Considering just how nervous everyone is at the moment about job security, the rise in VAT and spiralling fuel and food costs, applying for a credit card seems to be a foolhardy exercise that will only lead to more personal debt. This couldn’t be further from the truth. A credit card isn’t a licence to go deeper into debt – it’s a practical way to manage your money in a modern economy.
If used incorrectly, a credit card can become an additional financial burden. But used in the right way, it offers you a practical solution to managing your day to day finances and even lets you treat yourself to something special occasionally. The key is in the details. Before you apply for a credit card, there are a few things to take into consideration.
1. What is your current level of personal debt?
According to statistics released by the Credit Action Union for March 2011, the average household debt in the UK is £8,416 (excluding mortgages). Before you take out a credit card, it’s wise to do a financial ‘health check’ to see how your money is distributed. Does your income cover all your priority bills such as utilities, rent or mortgage repayments? Do you have outstanding debts that are accumulating interest as well as repayment charges? Remember that with a credit card you will often get a ‘grace’ period where you will not be paying any interest. If you want to reduce your monthly outgoings, consolidating an existing debt that is subject to interest charges over to an interest-free or low rate credit card could give you more control over your money.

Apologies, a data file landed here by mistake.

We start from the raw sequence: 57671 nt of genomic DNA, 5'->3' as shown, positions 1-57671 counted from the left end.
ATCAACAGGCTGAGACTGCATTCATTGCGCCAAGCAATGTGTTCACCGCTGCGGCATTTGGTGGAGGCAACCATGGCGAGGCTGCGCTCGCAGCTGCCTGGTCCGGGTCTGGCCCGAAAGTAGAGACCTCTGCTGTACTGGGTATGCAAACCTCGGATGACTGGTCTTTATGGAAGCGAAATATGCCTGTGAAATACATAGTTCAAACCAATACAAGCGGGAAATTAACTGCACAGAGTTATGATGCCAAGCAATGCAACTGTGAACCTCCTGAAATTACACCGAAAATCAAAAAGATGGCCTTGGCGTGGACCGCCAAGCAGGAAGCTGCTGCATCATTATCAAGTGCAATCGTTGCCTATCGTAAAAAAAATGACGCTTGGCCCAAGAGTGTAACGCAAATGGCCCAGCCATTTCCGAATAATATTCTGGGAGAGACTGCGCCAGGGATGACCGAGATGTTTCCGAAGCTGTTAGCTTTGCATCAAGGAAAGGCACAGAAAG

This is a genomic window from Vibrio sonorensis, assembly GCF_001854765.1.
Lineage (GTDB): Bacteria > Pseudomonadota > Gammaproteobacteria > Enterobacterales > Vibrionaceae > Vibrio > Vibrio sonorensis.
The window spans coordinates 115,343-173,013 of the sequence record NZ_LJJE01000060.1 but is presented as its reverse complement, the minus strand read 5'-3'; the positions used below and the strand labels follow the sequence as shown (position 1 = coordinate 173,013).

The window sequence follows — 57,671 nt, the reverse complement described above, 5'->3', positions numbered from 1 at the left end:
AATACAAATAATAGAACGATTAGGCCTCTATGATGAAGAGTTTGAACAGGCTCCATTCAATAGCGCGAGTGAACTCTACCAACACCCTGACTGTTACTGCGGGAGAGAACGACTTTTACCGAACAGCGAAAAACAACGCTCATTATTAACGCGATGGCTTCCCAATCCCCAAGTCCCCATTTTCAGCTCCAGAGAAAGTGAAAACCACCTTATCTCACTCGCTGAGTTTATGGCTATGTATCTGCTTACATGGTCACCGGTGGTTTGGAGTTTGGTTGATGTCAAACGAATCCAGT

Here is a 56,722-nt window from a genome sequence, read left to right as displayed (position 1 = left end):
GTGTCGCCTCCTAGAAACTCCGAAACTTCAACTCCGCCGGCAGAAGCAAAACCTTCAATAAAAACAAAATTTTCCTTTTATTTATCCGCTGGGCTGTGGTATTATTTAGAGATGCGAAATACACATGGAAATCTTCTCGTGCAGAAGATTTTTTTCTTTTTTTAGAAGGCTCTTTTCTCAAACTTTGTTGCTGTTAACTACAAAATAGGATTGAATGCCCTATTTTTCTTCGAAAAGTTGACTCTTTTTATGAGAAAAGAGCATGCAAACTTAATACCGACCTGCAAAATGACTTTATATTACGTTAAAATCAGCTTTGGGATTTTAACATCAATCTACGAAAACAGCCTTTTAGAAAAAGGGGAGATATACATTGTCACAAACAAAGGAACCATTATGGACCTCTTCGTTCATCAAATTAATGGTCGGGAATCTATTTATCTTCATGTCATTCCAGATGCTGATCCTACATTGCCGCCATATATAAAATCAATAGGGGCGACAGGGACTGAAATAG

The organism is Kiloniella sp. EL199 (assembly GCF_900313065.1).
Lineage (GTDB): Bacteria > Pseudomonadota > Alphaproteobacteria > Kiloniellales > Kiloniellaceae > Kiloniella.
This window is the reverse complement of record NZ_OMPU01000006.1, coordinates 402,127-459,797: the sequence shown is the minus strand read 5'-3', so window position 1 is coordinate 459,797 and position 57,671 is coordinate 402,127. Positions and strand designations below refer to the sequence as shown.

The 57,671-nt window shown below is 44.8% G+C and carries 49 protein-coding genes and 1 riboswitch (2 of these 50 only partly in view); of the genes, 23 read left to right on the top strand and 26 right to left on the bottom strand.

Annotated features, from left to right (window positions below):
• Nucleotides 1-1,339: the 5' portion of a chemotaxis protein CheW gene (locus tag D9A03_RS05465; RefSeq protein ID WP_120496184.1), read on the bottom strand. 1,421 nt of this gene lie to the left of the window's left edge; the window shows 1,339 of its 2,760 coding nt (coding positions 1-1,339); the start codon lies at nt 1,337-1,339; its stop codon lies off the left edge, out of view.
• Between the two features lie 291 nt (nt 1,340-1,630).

2. What do you want a credit card for?
One of the most common uses for credit cards is as a ‘reserve fund’ that can be used occasionally. If you have low levels of personal debt or are debt-free, a card that is only used occasionally and is paid off in full every month is a good way of paying for emergencies such as car repairs or last minute holiday bookings. Having this flexibility means that you can often save a considerable amount of money on purchases and if necessary, spread the cost over a few months.
3. Can you pay it back in full at the end of the month?
Credit card users who only pay back the minimum amount each month will find that, once the interest-free period ends, the amount they owe starts to mount up through interest charges. If you can pay back the full amount at the end of each month, you can avoid those charges and manage your finances with greater efficiency.
4. What kind of credit card do you want?
With so many different types of credit card on offer, it can be confusing to try and pick the one that’s right for you. If you want to do a balance transfer, look for a card that offers an extended interest-free period that will allow you to pay off more of your existing debt. If you want a credit card for purchases, again look for low rate or interest-free cards. Some of these will also have extra incentives such as cashback on purchases or special offers. Make sure though, that if you use a card for a balance transfer you avoid putting additional purchases on the same card.
5. What alternatives are available?
While a credit card is a great way to manage your personal finances, sometimes other alternatives such as bank loans may be more practical. If you want to make a ‘high-ticket’ purchase such as a new television or a car then a bank loan may give you more flexibility and represent a cheaper option to a card. If you want to keep your personal debt levels down to a minimum then a debit card may be the answer. But for most situations, a credit card represents the best way to spread the cost of your day to day living and, used wisely, can be a real asset to your finances.